On Saturday I travelled from Whitechapel to Forest Hill. I had to change trains. On Sunday I travelled from Whitechapel to Forest Hill. I didn't have to change trains. And Saturday's journey was quicker. Hurrah for the new London Overground.
Yesterday was the firstday of through traffic on the extended East London Line (yes yes yes, I know you know this). Communities on either side of the Thames were suddenly joined together via one train rather than two. From Dalston to Croydon, the entrances to Overground stations were bedecked by orangeandwhiteballoons. And there were a few freebies for passengers to celebrate.
Ten thousand complimentary tickets were being given out, in commemorative plastic wallets, so long as you got to a station before its allocation ran out. I had no luck at Whitechapel, I was apparently too early, but eventually collected one from a smiling member of staff at Forest Hill. Ooh lovely, there was a Zone 1-6 travelcard inside, which mean I could have whizzed off to Upminster or Uxbridge if I'd felt the urge. But oh no, not when there were corners of Penge and South Norwood I had yet to explore.
The Overground had been working perfectly well on Saturday, as far as it went, but Sunday morning at Whitechapel was another matter. The next train indicator1 on the southbound platform was blank, then showed three completely different next trains over the space of two minutes. The member of staff charged with overseeing the platform sighed2, and attempted to consult her timetable3, and failed.
1: At least the next train indicator on the southbound platform is visible. No such luck on the northbound platform. Here the next train indicator has been placed midway between the two staircases coming down from the District line, and had been perfectly visible for weeks. Alas two newly-placed exit signs now sandwich the information board on either side, so step away and the electronic indicator completely disappears. When's the next train due? 90% of the platform has no idea. Not even the uniformed member of staff, who's reduced to listening to the audio announcements like the rest of us. TfL's obstructive cretins have been out again, and I continue to despair at their non-joined-up thinking.
2: Why are there so many staff on London Overground stations. What exactly do they all do? In particular, why does each platform appear to have its own uniformed attendant, armed with a megaphone, at all times? I mean, there's no need to announce the next train because a disembodied female voice does that anyway. And there's usually no need to engage in customer control because the platforms at most stations are generally quite empty. Instead these folk tend to stand around looking a bit lost, or maybe chatting to their opposite number on the other side of the tracks. Don't get me wrong, it's lovely for us passengers to have a human being to engage with in case of need, and it's great to see so many people with new jobs they clearly care about. But, in this age of austerity, the ELL has a definite whiff of unnecessary over-staffing.
3: The new timetable booklet's a bit dumbed down, isn't it? Between Dalston and Surrey Quays only first and last trains are given, because an 'every five minutes' service is deemed to need nothing more. Only the branches south of Surrey Quays get a full printed timetable. That's great if you're travelling north from New Cross or Croydon, because you can avoid a fifteen minute wait between trains. But it's useless if you're travelling the other way, say from Hoxton to Crystal Palace, because you have no idea when to turn up. A thinner timetable may cost less to print, but for southbound travel it's a false economy.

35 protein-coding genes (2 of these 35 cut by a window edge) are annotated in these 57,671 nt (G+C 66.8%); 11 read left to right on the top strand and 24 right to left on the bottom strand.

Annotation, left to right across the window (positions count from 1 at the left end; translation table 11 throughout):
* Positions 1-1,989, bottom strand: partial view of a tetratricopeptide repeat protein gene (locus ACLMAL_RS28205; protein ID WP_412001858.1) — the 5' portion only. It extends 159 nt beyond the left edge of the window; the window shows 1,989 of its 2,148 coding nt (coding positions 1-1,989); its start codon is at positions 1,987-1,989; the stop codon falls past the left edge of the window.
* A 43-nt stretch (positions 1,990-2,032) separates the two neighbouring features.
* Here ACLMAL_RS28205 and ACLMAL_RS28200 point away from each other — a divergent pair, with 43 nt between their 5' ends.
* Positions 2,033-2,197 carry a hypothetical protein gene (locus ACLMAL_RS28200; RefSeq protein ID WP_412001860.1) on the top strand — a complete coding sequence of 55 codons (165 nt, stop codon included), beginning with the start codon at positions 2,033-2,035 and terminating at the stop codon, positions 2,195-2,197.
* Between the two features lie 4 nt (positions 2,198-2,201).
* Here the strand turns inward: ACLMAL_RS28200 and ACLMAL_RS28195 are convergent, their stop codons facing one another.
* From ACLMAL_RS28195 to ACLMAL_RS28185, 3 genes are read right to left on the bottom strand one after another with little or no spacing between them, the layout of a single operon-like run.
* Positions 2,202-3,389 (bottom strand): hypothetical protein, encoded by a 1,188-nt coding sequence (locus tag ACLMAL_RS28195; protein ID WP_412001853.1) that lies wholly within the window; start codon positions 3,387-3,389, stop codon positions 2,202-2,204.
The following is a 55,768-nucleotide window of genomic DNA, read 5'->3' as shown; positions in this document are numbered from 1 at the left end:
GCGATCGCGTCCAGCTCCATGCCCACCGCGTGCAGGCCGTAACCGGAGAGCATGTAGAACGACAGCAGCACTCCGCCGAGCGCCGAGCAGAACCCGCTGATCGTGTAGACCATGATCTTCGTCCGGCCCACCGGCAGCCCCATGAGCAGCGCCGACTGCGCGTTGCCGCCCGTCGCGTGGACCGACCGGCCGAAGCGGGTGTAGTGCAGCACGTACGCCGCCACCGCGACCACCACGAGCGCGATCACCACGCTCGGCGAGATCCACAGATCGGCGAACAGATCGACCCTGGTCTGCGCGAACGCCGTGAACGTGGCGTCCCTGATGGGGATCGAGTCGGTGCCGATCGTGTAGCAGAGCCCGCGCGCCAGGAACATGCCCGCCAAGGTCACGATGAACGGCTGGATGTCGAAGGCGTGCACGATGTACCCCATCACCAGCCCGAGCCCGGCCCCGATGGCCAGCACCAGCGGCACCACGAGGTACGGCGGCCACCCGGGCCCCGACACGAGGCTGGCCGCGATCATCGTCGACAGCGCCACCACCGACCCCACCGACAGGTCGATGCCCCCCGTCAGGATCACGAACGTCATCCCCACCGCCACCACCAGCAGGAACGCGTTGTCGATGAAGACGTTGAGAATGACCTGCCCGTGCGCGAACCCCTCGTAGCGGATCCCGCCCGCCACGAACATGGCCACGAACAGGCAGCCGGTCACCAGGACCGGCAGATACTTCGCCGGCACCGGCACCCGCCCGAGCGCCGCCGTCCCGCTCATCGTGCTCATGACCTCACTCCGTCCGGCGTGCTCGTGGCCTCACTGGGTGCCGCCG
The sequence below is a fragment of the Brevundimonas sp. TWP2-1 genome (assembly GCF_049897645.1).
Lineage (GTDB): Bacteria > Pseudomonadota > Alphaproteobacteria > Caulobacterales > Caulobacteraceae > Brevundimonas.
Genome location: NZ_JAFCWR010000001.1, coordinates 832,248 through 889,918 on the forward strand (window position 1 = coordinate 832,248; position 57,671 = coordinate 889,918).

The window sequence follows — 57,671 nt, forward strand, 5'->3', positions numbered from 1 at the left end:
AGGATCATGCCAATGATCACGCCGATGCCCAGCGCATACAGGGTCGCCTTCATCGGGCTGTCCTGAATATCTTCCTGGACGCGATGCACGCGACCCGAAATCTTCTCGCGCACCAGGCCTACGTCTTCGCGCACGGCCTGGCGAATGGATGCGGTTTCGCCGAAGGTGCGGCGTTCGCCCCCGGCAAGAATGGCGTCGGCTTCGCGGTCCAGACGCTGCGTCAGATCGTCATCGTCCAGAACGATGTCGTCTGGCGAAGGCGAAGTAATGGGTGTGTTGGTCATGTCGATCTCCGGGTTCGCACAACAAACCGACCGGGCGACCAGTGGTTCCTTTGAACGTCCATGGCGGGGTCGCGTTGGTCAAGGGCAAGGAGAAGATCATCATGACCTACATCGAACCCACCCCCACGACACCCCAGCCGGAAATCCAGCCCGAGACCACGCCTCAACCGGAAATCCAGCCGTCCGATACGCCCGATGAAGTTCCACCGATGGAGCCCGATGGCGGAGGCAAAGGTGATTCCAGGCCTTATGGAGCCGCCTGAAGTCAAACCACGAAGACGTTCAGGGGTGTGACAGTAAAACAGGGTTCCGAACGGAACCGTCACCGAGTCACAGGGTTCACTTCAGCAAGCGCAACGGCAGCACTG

Two different tribes of people were out on the Overground yesterday. The first were residents of southeast London come to experience the new trains on their network. How new they looked, compared to the 20th century carriages they were used to. And what strange destinations they linked to. Four screeching girls stared at the contorted wiggly route map and opened their eyes to far distant possibilities. A bloke in a pink shirt used his mobile to ring a friend and explain how exciting the new service was "...except the line seems to go nowhere you'd actually want to go." These people are used to going straight into London Bridge, so Whitechapel and Shoreditch must be a bit of a let down.
And the second tribe were residents of north and east London travelling in the opposite direction. What were these fabled southern lands to which they were suddenly connected? They brought their three-quarter length shorts, and their bikes, and set off in search of exciting things to do. It being a gorgeous day, many decided to head to the only place they'd heard of which wasn't Croydon, and took the branchline into Crystal Palace. Crowds of merrymakers poured off the train into the cavernous Victorian building - which was particularly impressive for a service that didn't even run on Sundays last week. [photo]
From what I saw yesterday, the new southern Overground is a hit already. Maybe some of that was down to the free tickets, but if you can fill trains on a Sunday afternoon then your railway line has a future. All things considered this hasn't been an expensive project for TfL, generally making better use of infrastructure that was there already, and rebranding with a vengeance. But it just goes to show, stick nine stations on the tube map and suddenly everybody wants to go there. We north Londoners should have realised sooner.